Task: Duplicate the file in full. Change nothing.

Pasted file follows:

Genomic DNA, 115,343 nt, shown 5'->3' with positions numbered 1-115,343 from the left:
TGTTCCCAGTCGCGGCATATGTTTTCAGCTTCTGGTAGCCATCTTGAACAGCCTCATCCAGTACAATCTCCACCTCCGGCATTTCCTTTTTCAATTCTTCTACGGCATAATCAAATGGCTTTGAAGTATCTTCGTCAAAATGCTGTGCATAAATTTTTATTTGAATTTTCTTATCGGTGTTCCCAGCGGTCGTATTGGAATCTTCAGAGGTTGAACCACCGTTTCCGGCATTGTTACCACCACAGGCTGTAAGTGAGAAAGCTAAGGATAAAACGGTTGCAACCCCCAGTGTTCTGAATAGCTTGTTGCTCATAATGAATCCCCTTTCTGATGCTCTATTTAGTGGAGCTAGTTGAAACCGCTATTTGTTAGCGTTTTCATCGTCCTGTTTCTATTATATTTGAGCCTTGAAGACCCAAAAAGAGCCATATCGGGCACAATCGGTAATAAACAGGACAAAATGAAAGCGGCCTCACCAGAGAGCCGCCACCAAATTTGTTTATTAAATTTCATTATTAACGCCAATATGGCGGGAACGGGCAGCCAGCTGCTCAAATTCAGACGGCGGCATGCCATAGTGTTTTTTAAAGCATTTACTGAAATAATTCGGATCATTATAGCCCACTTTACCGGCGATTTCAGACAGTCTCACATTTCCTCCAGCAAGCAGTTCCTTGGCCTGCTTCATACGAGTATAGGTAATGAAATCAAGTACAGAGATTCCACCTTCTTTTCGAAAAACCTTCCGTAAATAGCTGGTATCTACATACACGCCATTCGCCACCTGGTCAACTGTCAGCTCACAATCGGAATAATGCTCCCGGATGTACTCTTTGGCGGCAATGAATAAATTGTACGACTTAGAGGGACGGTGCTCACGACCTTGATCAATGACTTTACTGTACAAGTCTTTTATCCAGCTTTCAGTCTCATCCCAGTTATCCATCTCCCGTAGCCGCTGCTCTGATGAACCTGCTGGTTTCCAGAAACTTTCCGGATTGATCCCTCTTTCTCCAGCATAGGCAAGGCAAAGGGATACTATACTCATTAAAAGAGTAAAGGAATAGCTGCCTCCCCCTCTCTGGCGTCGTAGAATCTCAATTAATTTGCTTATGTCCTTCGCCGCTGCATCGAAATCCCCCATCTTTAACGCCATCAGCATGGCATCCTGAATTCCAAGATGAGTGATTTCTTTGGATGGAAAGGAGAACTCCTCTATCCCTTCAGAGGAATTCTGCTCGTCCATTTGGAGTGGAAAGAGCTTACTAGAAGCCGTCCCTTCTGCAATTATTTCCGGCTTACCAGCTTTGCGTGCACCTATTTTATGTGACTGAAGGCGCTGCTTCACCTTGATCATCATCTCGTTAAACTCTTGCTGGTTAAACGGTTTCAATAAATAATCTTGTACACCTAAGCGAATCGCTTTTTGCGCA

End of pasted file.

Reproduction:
Genomic DNA, 115,343 nt, shown 5'->3' with positions numbered 1-115,343 from the left:
TGTTCCCAGTCGCGGCATATGTTTTCAGCTTCTGGTAGCCATCTTGAACAGCCTCATCCAGTACAATCTCCACCTCCGGCATTTCCTTTTTCAATTCTTCTACGGCATAATCAAATGGCTTTGAAGTATCTTCGTCAAAATGCTGTGCATAAATTTTTATTTGAATTTTCTTATCGGTGTTCCCAGCGGTCGTATTGGAATCTTCAGAGGTTGAACCACCGTTTCCGGCATTGTTACCACCACAGGCTGTAAGTGAGAAAGCTAAGGATAAAACGGTTGCAACCCCCAGTGTTCTGAATAGCTTGTTGCTCATAATGAATCCCCTTTCTGATGCTCTATTTAGTGGAGCTAGTTGAAACCGCTATTTGTTAGCGTTTTCATCGTCCTGTTTCTATTATATTTGAGCCTTGAAGACCCAAAAAGAGCCATATCGGGCACAATCGGTAATAAACAGGACAAAATGAAAGCGGCCTCACCAGAGAGCCGCCACCAAATTTGTTTATTAAATTTCATTATTAACGCCAATATGGCGGGAACGGGCAGCCAGCTGCTCAAATTCAGACGGCGGCATGCCATAGTGTTTTTTAAAGCATTTACTGAAATAATTCGGATCATTATAGCCCACTTTACCGGCGATTTCAGACAGTCTCACATTTCCTCCAGCAAGCAGTTCCTTGGCCTGCTTCATACGAGTATAGGTAATGAAATCAAGTACAGAGATTCCACCTTCTTTTCGAAAAACCTTCCGTAAATAGCTGGTATCTACATACACGCCATTCGCCACCTGGTCAACTGTCAGCTCACAATCGGAATAATGCTCCCGGATGTACTCTTTGGCGGCAATGAATAAATTGTACGACTTAGAGGGACGGTGCTCACGACCTTGATCAATGACTTTACTGTACAAGTCTTTTATCCAGCTTTCAGTCTCATCCCAGTTATCCATCTCCCGTAGCCGCTGCTCTGATGAACCTGCTGGTTTCCAGAAACTTTCCGGATTGATCCCTCTTTCTCCAGCATAGGCAAGGCAAAGGGATACTATACTCATTAAAAGAGTAAAGGAATAGCTGCCTCCCCCTCTCTGGCGTCGTAGAATCTCAATTAATTTGCTTATGTCCTTCGCCGCTGCATCGAAATCCCCCATCTTTAACGCCATCAGCATGGCATCCTGAATTCCAAGATGAGTGATTTCTTTGGATGGAAAGGAGAACTCCTCTATCCCTTCAGAGGAATTCTGCTCGTCCATTTGGAGTGGAAAGAGCTTACTAGAAGCCGTCCCTTCTGCAATTATTTCCGGCTTACCAGCTTTGCGTGCACCTATTTTATGTGACTGAAGGCGCTGCTTCACCTTGATCATCATCTCGTTAAACTCTTGCTGGTTAAACGGTTTCAATAAATAATCTTGTACACCTAAGCGAATCGCTTTTTGCGCA